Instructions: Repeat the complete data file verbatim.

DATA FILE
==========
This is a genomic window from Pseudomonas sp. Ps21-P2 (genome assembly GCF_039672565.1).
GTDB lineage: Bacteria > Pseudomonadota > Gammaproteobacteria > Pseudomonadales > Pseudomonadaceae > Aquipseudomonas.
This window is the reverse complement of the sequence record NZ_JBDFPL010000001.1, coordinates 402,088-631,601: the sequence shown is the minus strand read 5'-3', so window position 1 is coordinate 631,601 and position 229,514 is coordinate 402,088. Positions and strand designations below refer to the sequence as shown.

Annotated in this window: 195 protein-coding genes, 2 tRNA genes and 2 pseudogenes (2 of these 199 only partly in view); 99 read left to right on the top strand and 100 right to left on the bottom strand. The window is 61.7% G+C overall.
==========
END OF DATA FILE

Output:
This is a genomic window from Pseudomonas sp. Ps21-P2 (genome assembly GCF_039672565.1).
GTDB lineage: Bacteria > Pseudomonadota > Gammaproteobacteria > Pseudomonadales > Pseudomonadaceae > Aquipseudomonas.
This window is the reverse complement of the sequence record NZ_JBDFPL010000001.1, coordinates 402,088-631,601: the sequence shown is the minus strand read 5'-3', so window position 1 is coordinate 631,601 and position 229,514 is coordinate 402,088. Positions and strand designations below refer to the sequence as shown.

Annotated in this window: 195 protein-coding genes, 2 tRNA genes and 2 pseudogenes (2 of these 199 only partly in view); 99 read left to right on the top strand and 100 right to left on the bottom strand. The window is 61.7% G+C overall.